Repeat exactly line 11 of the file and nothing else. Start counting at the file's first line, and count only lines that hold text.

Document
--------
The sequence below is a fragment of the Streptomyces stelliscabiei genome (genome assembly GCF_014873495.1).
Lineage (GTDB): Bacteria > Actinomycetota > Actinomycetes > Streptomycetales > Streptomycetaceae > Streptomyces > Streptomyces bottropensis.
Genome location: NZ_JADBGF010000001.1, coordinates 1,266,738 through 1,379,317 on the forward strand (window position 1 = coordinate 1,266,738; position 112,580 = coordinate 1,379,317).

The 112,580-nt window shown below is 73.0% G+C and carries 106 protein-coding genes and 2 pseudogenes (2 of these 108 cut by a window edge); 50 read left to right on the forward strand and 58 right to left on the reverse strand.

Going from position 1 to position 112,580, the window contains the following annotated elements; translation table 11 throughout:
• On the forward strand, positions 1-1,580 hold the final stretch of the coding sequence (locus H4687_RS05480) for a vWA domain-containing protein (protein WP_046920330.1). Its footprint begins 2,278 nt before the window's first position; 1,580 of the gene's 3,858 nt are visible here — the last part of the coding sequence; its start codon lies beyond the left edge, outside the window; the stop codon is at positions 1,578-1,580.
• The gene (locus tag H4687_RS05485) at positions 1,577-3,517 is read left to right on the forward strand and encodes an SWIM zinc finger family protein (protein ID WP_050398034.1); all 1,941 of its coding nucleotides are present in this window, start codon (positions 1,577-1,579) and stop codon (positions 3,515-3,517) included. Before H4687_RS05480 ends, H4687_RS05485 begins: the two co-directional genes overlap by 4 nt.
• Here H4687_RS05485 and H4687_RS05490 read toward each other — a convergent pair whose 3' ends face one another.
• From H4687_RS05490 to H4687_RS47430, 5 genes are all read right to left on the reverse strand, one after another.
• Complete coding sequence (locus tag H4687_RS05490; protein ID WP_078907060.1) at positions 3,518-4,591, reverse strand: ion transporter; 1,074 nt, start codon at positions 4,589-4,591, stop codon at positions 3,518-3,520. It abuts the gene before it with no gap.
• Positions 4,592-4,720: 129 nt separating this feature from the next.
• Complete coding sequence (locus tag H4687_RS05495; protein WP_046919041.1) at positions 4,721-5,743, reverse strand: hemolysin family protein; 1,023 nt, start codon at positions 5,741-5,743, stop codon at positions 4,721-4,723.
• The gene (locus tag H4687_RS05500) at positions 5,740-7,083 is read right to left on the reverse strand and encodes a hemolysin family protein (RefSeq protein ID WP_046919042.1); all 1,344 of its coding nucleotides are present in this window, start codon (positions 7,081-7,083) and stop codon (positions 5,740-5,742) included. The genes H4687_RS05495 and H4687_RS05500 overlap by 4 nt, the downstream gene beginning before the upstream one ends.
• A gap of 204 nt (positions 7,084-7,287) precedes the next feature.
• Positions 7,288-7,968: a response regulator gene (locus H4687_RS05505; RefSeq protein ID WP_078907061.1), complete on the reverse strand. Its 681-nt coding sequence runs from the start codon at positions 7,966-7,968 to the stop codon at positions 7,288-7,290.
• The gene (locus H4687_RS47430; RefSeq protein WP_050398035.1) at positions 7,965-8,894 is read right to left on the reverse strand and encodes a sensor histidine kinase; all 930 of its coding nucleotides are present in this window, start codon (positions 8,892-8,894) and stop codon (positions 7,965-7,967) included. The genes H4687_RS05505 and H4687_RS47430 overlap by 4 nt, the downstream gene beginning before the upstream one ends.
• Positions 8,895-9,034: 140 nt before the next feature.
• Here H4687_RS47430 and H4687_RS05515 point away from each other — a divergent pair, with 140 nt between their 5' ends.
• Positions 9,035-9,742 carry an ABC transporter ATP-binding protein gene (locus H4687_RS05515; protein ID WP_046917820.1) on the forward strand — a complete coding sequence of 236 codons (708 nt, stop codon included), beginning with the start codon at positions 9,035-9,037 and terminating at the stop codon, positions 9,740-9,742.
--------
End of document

• Positions 4,592-4,720: 129 nt separating this feature from the next.